What is in this article?:
- For HVAC Systems, Efficiency Measurements Are The "Delta" Difference
- Delta H
There are many brands of test instruments to help measure Delta T, Delta P, and so on. Pictured here is the testo 925 — a temperature measuring instrument particularly suitable for use in the field of HVAC (heating, ventilation, and air conditioning).
When measuring the performance of an HVAC system, the term 'delta' is often used to express the difference between two measurements. Let’s take a look at the family of HVAC industry “deltas” that we include in our day-to-day HVAC slang terms. Delta T, Delta P, Delta V and Delta H and let’s add Delta C.
Besides the “difference between two related measurements” that we use, the word delta has an interesting history. Going way back, Delta or “Δ” just happens to be the fourth letter of the Greek alphabet. The name came from the appearance of a three-sided island that forms where two rivers meet. From there, any symbol that looks like a triangle also became known as a delta.
“Delta T” is the most common use of the word delta in the HVAC industry, meaning temperature difference. If the temperature before a cooling coil is 75F and the temperature after the cooling coil is 55F, subtract 55F from a 75F to find a delta t of 20F.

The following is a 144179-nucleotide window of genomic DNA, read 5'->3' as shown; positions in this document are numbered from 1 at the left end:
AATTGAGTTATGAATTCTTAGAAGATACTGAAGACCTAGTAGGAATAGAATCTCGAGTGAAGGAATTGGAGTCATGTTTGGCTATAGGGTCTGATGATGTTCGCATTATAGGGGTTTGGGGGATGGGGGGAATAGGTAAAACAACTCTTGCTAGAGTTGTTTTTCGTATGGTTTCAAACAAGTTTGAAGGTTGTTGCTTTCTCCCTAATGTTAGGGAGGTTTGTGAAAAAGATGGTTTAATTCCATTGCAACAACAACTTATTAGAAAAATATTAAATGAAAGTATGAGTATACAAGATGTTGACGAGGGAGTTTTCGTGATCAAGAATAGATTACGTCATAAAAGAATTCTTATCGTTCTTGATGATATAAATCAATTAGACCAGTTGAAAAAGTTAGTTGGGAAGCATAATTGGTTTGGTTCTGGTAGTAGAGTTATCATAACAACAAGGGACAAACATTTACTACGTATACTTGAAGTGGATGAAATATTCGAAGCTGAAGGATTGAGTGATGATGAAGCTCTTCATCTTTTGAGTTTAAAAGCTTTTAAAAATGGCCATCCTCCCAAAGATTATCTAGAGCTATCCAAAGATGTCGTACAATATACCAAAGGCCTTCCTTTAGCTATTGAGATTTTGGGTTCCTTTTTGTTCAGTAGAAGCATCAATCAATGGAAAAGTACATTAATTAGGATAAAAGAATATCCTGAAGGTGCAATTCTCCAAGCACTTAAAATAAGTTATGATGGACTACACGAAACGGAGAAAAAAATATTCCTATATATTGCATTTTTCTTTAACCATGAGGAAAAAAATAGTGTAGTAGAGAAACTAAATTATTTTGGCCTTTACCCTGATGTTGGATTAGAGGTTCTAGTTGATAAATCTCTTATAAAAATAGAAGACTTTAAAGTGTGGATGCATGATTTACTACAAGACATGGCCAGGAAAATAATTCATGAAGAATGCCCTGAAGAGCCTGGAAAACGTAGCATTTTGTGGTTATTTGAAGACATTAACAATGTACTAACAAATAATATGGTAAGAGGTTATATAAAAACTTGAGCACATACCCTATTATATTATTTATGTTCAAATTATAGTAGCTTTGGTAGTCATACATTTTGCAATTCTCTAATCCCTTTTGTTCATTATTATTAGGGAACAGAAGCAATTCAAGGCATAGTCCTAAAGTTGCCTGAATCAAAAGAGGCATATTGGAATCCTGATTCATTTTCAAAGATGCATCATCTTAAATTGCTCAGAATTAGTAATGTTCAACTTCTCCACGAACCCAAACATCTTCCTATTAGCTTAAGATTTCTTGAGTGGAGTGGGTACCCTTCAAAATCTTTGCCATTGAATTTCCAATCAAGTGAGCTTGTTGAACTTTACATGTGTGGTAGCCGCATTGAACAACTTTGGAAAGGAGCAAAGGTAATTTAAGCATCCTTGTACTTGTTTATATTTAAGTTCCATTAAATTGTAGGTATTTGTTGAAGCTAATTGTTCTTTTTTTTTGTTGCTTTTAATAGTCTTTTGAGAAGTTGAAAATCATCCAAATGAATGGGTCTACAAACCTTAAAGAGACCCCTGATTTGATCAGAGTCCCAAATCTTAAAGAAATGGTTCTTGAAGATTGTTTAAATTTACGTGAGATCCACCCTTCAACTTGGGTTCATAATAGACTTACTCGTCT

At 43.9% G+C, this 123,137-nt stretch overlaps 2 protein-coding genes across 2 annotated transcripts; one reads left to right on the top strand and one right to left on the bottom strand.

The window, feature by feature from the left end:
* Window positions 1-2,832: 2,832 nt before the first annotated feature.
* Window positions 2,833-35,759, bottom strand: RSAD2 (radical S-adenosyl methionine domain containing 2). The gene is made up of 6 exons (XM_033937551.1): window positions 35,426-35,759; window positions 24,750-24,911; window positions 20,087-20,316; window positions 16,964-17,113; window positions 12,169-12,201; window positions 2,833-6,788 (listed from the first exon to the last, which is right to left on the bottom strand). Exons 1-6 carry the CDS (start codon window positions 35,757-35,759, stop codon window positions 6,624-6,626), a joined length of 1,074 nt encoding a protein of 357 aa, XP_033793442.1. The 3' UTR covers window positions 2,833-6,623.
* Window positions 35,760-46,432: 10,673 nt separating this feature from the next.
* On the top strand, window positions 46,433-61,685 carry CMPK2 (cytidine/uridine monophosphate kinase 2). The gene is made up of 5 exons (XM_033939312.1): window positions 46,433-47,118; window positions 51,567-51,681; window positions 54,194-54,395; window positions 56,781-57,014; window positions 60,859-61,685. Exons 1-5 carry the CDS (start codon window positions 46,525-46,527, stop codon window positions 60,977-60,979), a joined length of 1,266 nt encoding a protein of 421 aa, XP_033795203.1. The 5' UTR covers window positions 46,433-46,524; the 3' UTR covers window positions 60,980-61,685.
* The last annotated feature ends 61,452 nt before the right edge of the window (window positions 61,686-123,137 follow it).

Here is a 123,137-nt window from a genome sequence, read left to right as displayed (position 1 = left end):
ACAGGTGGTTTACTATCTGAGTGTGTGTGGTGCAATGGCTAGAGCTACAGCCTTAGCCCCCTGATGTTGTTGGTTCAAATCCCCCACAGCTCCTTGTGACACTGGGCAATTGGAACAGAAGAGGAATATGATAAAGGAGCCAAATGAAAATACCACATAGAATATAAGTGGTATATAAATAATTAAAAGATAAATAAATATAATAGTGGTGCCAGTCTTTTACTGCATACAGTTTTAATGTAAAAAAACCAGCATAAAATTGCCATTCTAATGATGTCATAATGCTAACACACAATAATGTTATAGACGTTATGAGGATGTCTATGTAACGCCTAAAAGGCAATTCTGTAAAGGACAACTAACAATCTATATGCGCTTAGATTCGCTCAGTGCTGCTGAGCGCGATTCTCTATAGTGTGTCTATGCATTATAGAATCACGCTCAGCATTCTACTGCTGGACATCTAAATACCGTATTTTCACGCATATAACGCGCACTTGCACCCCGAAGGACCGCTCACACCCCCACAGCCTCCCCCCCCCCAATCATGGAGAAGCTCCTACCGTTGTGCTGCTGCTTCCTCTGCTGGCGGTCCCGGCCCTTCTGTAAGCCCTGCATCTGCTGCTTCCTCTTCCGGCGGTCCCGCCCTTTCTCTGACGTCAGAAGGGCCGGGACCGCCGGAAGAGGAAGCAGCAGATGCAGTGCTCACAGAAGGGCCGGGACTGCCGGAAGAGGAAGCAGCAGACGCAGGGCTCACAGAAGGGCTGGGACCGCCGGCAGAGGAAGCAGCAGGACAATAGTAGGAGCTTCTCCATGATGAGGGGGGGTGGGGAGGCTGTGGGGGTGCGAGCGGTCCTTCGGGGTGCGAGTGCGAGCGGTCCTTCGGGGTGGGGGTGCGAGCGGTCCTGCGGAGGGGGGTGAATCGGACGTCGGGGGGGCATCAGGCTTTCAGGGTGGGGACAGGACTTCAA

Since the first time a service technician tried to explain delta to me, I’ve wrestled with a way to make the definition a little easier to swallow. It took him 20 minutes and I went away scratching my head. Remember that when talking to new technicians or the office staff. Take time to explain delta to those who need to become familiar with this valuable term.
In our industry, “Delta P” means the difference in two related pressures. For example, when you measure the pressure before a filter and it’s .12-in. WC, then, measure the pressure after the filter and it's .22-in. WC. Now, subtract the .12-in. WC from the.22-in. WC to find the Delta P or pressure difference of .10-in. WC.
Once you find a Delta P over a component in an air stream, compare the number to an industry standard. As you learn the industry standards, and compare your test results to them, test results suddenly start making sense.
The typical filter pressure budget for a constant speed fan is 20% of fan rated pressure. For example, a rated system fan of .50-in. WC multiplied by 20% reveals an acceptable filter pressure drop of .10-in. WC. So our example above is ideal.
Measure the pressure drop over the typical high efficiency filter and you’ll find Delta Ps around .30-in. WC. Now if you match that filter with a .50-in. fan, and a coil with a Delta P of .30-in. WC, you have already exceeded the capacity of the fan. The Delta P of the duct system hasn’t been added to these pressures yet. This system is in trouble.
You guessed it. This one is the slang for voltage difference between two legs on feeding a blower motor or a compressor. Voltage differences are found by measuring the voltage of two power wires entering equipment and then by comparing the difference. If the entering voltage varies more than 10% between the wires, serious damage to the equipment may follow.